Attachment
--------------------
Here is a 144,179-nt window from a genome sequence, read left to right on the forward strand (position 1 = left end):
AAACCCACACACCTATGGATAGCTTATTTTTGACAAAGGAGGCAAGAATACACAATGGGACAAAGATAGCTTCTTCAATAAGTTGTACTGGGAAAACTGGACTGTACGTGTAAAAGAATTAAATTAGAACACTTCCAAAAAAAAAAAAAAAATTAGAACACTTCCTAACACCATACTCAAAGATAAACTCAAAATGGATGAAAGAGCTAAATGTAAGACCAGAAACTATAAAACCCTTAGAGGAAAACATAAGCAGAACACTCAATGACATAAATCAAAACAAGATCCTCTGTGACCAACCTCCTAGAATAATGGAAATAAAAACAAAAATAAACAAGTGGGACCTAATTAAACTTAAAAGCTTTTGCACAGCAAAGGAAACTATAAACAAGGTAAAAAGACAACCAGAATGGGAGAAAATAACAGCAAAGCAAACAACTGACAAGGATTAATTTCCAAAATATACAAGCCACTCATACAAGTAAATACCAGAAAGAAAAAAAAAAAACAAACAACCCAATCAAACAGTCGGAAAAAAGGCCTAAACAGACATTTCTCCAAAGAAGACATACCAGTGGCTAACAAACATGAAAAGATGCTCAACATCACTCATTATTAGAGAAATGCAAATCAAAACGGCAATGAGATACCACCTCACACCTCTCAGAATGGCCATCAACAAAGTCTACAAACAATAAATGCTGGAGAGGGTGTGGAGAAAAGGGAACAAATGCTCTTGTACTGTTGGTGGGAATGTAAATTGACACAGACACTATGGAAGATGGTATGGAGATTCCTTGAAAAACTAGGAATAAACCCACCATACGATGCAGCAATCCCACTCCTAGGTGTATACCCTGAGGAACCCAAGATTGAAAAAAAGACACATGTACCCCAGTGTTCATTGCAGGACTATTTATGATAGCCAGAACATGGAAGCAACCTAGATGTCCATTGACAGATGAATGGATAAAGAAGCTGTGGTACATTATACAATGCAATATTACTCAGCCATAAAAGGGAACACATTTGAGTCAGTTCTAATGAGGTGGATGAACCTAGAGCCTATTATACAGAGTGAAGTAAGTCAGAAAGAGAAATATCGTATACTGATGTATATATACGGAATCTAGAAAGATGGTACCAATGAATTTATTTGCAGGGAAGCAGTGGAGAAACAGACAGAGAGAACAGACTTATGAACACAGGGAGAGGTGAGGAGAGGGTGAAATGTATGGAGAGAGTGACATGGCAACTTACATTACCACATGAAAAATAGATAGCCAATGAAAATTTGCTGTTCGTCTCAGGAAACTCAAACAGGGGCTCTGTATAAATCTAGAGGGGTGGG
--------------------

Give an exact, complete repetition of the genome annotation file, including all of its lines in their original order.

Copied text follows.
Here is a 144,179-nt window from a genome sequence, read left to right on the forward strand (position 1 = left end):
AAACCCACACACCTATGGATAGCTTATTTTTGACAAAGGAGGCAAGAATACACAATGGGACAAAGATAGCTTCTTCAATAAGTTGTACTGGGAAAACTGGACTGTACGTGTAAAAGAATTAAATTAGAACACTTCCAAAAAAAAAAAAAAAATTAGAACACTTCCTAACACCATACTCAAAGATAAACTCAAAATGGATGAAAGAGCTAAATGTAAGACCAGAAACTATAAAACCCTTAGAGGAAAACATAAGCAGAACACTCAATGACATAAATCAAAACAAGATCCTCTGTGACCAACCTCCTAGAATAATGGAAATAAAAACAAAAATAAACAAGTGGGACCTAATTAAACTTAAAAGCTTTTGCACAGCAAAGGAAACTATAAACAAGGTAAAAAGACAACCAGAATGGGAGAAAATAACAGCAAAGCAAACAACTGACAAGGATTAATTTCCAAAATATACAAGCCACTCATACAAGTAAATACCAGAAAGAAAAAAAAAAAACAAACAACCCAATCAAACAGTCGGAAAAAAGGCCTAAACAGACATTTCTCCAAAGAAGACATACCAGTGGCTAACAAACATGAAAAGATGCTCAACATCACTCATTATTAGAGAAATGCAAATCAAAACGGCAATGAGATACCACCTCACACCTCTCAGAATGGCCATCAACAAAGTCTACAAACAATAAATGCTGGAGAGGGTGTGGAGAAAAGGGAACAAATGCTCTTGTACTGTTGGTGGGAATGTAAATTGACACAGACACTATGGAAGATGGTATGGAGATTCCTTGAAAAACTAGGAATAAACCCACCATACGATGCAGCAATCCCACTCCTAGGTGTATACCCTGAGGAACCCAAGATTGAAAAAAAGACACATGTACCCCAGTGTTCATTGCAGGACTATTTATGATAGCCAGAACATGGAAGCAACCTAGATGTCCATTGACAGATGAATGGATAAAGAAGCTGTGGTACATTATACAATGCAATATTACTCAGCCATAAAAGGGAACACATTTGAGTCAGTTCTAATGAGGTGGATGAACCTAGAGCCTATTATACAGAGTGAAGTAAGTCAGAAAGAGAAATATCGTATACTGATGTATATATACGGAATCTAGAAAGATGGTACCAATGAATTTATTTGCAGGGAAGCAGTGGAGAAACAGACAGAGAGAACAGACTTATGAACACAGGGAGAGGTGAGGAGAGGGTGAAATGTATGGAGAGAGTGACATGGCAACTTACATTACCACATGAAAAATAGATAGCCAATGAAAATTTGCTGTTCGTCTCAGGAAACTCAAACAGGGGCTCTGTATAAATCTAGAGGGGTGGG